City reaches tentative pact in negotiations with Fire employees
City negotiators have reached agreements with two of the City’s public safety employee associations that would result in significant annual savings to the City. The tentative agreement must be approved by the City Council before it will take effect.
Although anticipated savings are only estimates and can be affected by a number of variables, City staff estimate savings from the two agreements could be more than $1 million annually, beginning in the first year of the new contracts.
The Redlands Professional Firefighters Association and the Redlands Association of Fire Management Employees along with the City’s negotiators drafted the agreements which will go before the City Council at the Oct. 16 meeting.
Among other provisions, the new agreements require employees in both units to increase their contributions to the Public Employees Retirement System packages. The agreements also lower the percentage of service retirement benefits available for new hires in accordance with AB 340 to the state plan’s formula for public safety employees of 2.7 percent of the employee’s salary, for each year worked, based on the final 36 months of salary prior to retirement. Employees would be eligible to retire with the full benefit at age 57. Beginning with approval of the agreements by the council, current employees will pay half of the 9 percent employee contribution under the Public Employees Retirement System for the first year and the full 9 percent after the second year. Employees hired after the agreement takes effect will pay the full 9 percent contribution. Savings are anticipated to be more than $330,000 in each of the first two years of the contracts. Additional savings could be realized in succeeding years as more new employees are hired.
The new agreement also changes the formula for calculating overtime pay to include only actual overtime worked. Currently Fire Department employees can include paid time off in their calculations of overtime if the employee works additional hours even if they don’t actually work more than the maximum 53 hours per week. The new agreement excludes such calculations. While a number of other variables may affect the estimated savings, potential savings to the City, based on a limited sampling of past overtime use, are estimated at approximately $864,000 annually.
The new agreement changes a provision of the current contract known as minimum staffing, which requires a minimum number of firefighters working each shift. The current agreement requires 18 firefighters working at all times. The provision sometimes results in increased overtime costs as firefighters are called in to cover shifts for ill or vacationing personnel in order to maintain the 18-person minimum. The new agreement lowers the minimum staffing level to 17 firefighters per shift. The annual savings are estimated at $496,000.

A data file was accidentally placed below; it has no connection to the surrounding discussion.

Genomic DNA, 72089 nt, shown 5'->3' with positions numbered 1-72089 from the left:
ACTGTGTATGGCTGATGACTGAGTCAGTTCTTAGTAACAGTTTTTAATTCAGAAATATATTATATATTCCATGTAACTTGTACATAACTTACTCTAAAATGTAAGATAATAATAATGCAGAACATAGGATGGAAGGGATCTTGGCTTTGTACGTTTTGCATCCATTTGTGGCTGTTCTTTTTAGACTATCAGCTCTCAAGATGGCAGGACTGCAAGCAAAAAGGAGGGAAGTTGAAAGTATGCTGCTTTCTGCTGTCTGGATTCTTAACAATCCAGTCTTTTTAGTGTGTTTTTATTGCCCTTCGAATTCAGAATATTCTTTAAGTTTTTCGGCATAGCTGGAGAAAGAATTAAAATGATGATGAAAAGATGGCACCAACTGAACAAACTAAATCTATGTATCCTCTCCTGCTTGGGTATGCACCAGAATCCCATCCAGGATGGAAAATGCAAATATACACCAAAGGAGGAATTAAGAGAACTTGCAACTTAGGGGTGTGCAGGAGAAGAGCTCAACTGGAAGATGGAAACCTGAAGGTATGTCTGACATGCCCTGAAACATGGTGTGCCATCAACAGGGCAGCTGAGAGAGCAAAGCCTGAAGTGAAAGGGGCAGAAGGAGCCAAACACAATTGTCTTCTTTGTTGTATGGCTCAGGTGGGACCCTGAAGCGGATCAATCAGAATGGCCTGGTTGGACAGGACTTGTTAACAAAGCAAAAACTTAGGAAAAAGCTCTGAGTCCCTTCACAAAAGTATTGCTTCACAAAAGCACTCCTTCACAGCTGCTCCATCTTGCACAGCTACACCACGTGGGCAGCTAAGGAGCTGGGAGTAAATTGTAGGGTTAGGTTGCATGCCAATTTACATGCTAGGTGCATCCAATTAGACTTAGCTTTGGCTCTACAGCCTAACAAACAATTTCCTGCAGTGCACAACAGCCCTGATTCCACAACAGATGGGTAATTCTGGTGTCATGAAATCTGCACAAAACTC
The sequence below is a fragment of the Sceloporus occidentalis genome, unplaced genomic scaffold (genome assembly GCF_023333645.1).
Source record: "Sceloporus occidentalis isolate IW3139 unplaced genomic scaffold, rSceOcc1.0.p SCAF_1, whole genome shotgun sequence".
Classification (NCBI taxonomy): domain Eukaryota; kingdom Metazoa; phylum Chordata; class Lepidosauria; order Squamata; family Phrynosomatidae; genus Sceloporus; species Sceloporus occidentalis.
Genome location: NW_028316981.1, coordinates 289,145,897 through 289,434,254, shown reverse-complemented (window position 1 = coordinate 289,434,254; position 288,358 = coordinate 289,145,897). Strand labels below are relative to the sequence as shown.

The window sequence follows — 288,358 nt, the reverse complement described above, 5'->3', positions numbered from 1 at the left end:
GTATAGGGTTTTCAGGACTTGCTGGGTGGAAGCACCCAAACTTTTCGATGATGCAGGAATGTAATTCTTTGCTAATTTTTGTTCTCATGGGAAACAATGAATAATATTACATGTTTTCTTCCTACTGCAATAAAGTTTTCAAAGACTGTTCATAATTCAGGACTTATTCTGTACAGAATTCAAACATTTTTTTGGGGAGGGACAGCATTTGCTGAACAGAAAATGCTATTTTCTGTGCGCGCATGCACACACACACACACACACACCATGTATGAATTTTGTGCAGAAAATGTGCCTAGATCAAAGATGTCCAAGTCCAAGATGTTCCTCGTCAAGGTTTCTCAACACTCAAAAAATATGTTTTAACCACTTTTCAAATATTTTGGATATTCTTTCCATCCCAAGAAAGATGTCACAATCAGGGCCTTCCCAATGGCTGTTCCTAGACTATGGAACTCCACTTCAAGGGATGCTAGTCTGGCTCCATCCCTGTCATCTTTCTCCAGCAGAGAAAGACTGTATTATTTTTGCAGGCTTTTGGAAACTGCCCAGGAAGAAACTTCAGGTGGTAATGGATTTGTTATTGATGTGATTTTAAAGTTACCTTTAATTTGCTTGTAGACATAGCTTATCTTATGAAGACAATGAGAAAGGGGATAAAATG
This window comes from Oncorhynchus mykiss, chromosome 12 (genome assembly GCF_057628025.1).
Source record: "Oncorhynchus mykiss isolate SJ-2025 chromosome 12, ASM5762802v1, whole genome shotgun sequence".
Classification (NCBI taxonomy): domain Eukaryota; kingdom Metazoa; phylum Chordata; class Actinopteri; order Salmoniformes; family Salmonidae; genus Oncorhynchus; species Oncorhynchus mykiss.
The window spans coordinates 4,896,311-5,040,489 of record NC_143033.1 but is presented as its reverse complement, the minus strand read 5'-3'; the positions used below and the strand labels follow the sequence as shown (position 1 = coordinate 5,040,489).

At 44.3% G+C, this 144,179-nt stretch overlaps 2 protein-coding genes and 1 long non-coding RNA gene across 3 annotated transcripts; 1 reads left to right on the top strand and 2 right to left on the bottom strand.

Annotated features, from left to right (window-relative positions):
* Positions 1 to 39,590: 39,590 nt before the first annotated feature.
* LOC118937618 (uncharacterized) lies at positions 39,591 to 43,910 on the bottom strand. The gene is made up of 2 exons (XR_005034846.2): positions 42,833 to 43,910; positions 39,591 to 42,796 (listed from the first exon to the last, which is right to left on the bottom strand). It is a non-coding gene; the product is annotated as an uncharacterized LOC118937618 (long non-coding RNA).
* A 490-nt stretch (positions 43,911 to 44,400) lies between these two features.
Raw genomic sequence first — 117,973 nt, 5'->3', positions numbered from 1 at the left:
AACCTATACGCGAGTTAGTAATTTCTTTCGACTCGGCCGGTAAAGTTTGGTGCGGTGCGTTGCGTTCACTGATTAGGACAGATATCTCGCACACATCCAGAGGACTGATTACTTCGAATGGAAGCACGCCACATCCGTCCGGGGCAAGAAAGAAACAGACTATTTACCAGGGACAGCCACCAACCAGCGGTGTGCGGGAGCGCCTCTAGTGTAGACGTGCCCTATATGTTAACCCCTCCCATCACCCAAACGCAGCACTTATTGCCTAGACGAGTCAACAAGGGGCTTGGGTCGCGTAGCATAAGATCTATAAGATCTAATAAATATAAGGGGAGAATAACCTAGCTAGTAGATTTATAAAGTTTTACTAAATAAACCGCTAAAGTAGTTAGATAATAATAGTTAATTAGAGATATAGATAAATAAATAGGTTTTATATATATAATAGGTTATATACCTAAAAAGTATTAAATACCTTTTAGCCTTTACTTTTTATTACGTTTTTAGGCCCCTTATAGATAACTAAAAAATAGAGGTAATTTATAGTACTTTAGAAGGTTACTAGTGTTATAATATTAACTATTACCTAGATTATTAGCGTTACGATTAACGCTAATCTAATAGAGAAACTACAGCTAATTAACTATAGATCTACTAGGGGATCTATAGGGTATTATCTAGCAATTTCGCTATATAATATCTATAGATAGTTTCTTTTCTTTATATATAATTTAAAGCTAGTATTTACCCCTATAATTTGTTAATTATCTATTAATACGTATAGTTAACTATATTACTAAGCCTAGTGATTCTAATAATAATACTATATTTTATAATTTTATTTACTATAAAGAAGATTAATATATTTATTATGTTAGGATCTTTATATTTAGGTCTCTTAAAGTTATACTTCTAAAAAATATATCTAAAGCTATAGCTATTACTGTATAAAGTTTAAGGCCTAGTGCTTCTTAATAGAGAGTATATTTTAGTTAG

The new agreement caps City contributions to employee medical premiums and requires employees to pay half of all future increases beginning in January 2014. The estimated savings are approximately $8,700 annually.
While the City rejected any proposals for across-the-board pay increases, in exchange for the benefits concessions, the City added a new “step” at a 3 percent raise for qualifying employees. Employees who achieve the new step would be required to contribute the full 9 percent employee share of retirement contributions. The annual cost to the City in the first year is estimated at a little more than $100,000 for the first year, increasing to almost $220,000 in Fiscal Year 2015-2016.
Employee furloughs, which amounted to 2.27 percent of employee pay, were also eliminated, at an estimated cost of $166,000 annually.
If approved, the agreement will be in effect until June 30, 2015.
“These have been very productive negotiations with our labor partners in the Firefighters and Fire Management associations,” said Mayor Pete Aguilar. “The Council appreciates the spirit of cooperation the association members exhibited in reaching an agreement that continues to move the City forward in providing financial stability and sustainability for our residents and our employees.”
The City Council began negotiations with seven of the City’s nine employee bargaining units in February with the goal of achieving concessions on benefit costs, especially retirement and health benefits, and controlling overtime costs. Bargaining units representing Redlands Police officers unilaterally exercised an extension of their existing contracts. Negotiations with the remaining bargaining units are continuing and the City Council is optimistic that agreements will be reached with those groups soon.